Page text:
I'm On The Computer

Way back in the 1950s, sociologist Erving Goffman proposed in his study The Presentation of Self in Everyday Life that the very warp and woof of the social world consists of carefully constructed dramaturgy, albeit of a manner that most performers were unconscious. Our daily lives and cultural rituals provide all the settings, costumes, props and scripts we need to take our roles. The same logic underpins our movement through digital spaces and online communities, but unhinged from the necessities of physical limitations, and with a greater promise of self-transformation -- the dream of a complete rebooting of the self. Such notions may emerge at "Avatar: the New You," an exhibition at the Australian Centre for Photography that mixes the Web 2.0 vernacular of user-generated images with parallel but more self-critical art projects. The show includes fan-created screenshots from massively-multiplayer games like World of Warcraft, Habbo Hotel and Second Life and documentation of SimGuys.net, a virtual emporium of fashionable dude wear for Sims characters, but also media installations by artists Claudia Hart, Myfanwy Ashmore, Melissa Ramos and Rhys Turner, and Tobias Bernstrup, as well as photography by Daniel Handal and performance documentation by Justin Shoulder. Two artists' works that themselves gained a foothold in greater internet culture are also included: screenshots from Tale of Tales' gentle multiplayer game The Endless Forest (2006), in which players take the roles of deer, and Aram Bartholl's First Person Shooter (2005), a pair of custom specs that give you the look of Doom. - Ed Halter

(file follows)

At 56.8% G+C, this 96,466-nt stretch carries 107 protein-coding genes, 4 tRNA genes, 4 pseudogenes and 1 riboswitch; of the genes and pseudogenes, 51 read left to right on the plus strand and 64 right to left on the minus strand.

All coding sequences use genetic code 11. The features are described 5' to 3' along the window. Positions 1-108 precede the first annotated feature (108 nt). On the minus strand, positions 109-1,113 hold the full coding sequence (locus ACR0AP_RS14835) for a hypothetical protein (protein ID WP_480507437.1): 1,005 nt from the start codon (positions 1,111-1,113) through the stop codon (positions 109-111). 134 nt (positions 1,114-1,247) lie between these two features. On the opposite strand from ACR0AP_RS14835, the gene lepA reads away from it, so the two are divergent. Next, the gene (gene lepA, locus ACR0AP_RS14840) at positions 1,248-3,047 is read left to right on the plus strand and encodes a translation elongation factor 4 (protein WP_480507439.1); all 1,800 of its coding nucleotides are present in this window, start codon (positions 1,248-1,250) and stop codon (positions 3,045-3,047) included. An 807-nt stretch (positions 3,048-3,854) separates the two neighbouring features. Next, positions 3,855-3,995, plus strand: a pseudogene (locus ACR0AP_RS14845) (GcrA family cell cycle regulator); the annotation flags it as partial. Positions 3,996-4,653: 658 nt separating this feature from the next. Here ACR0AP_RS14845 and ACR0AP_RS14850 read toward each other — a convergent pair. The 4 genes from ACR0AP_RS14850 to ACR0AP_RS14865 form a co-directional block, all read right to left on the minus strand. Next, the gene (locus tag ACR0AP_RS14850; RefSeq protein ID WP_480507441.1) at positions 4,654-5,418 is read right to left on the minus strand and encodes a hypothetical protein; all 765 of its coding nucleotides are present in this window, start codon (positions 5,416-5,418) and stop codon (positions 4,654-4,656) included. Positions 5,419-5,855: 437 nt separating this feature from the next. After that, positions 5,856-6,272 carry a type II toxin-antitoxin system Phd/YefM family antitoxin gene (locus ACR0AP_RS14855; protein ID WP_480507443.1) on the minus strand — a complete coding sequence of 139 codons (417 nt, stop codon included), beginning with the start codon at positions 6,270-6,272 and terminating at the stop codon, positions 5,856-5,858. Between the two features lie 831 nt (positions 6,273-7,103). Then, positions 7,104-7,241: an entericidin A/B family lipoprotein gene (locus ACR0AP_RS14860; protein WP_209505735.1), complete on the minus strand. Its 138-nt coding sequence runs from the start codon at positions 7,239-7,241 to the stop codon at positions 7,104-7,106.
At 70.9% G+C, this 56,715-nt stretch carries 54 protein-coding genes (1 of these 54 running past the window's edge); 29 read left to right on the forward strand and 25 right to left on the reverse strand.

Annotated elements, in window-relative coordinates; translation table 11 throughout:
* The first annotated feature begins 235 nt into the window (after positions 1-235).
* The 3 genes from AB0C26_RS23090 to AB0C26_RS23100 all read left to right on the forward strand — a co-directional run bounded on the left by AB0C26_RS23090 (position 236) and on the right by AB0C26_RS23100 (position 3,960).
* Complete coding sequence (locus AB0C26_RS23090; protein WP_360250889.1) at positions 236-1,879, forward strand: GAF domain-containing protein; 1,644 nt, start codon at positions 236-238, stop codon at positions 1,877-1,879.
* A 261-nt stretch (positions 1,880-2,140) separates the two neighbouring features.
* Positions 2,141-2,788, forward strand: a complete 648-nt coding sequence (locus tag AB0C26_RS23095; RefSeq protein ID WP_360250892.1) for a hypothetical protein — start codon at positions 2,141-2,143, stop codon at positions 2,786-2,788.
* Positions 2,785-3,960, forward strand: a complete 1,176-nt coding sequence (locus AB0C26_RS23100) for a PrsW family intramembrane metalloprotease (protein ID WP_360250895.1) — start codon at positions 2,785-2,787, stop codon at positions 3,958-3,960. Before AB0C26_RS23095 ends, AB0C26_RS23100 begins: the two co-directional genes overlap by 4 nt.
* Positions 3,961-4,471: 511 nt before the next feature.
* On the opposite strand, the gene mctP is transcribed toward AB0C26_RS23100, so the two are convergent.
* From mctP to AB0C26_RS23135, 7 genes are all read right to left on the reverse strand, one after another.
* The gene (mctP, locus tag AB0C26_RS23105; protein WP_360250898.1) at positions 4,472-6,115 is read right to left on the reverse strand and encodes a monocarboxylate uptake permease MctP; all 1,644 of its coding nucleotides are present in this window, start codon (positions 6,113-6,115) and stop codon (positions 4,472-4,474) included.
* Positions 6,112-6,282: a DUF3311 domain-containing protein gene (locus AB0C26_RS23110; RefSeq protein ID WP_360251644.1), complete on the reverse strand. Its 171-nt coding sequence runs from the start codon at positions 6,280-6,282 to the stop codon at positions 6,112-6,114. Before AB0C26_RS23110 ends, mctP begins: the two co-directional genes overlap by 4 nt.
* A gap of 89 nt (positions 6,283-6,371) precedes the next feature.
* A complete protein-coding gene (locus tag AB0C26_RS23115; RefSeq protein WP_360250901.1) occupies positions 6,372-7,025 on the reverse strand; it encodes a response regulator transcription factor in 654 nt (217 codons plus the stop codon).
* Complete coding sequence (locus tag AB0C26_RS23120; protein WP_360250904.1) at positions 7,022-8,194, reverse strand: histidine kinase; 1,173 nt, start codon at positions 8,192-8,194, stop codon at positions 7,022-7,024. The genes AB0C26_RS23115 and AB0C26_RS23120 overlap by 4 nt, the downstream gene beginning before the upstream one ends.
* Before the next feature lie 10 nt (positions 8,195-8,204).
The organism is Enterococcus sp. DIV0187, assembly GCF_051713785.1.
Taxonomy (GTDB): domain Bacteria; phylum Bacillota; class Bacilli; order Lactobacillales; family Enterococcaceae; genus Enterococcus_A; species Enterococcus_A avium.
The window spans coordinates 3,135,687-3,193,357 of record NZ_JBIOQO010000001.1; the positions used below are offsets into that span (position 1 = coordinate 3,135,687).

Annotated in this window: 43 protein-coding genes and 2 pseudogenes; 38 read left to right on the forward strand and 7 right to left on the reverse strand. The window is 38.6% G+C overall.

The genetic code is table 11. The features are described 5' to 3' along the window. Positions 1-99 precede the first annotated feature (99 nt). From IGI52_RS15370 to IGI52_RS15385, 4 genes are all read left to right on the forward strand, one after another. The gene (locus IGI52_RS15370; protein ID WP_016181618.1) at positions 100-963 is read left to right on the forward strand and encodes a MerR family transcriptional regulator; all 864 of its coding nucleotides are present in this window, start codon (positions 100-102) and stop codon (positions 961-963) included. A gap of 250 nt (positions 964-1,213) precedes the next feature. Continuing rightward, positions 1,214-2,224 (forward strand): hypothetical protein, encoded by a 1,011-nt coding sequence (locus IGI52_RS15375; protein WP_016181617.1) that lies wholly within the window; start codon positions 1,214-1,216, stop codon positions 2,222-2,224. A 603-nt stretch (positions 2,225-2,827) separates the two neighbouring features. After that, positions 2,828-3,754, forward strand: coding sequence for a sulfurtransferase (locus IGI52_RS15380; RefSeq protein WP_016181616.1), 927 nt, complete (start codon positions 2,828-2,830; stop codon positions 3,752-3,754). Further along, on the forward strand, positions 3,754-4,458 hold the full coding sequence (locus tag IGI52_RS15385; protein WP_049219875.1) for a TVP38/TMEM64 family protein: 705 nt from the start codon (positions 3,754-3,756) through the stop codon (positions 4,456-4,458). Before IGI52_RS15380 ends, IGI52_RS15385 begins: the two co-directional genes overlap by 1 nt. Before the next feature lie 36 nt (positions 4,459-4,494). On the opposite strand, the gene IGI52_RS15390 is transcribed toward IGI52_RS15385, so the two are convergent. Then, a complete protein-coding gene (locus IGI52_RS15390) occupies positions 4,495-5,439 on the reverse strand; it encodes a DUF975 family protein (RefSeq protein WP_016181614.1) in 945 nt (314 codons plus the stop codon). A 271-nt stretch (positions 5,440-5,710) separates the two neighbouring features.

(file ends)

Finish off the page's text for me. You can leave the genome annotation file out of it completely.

Image: Arahan Claveau, Lupus Delacroix, Second Life 2008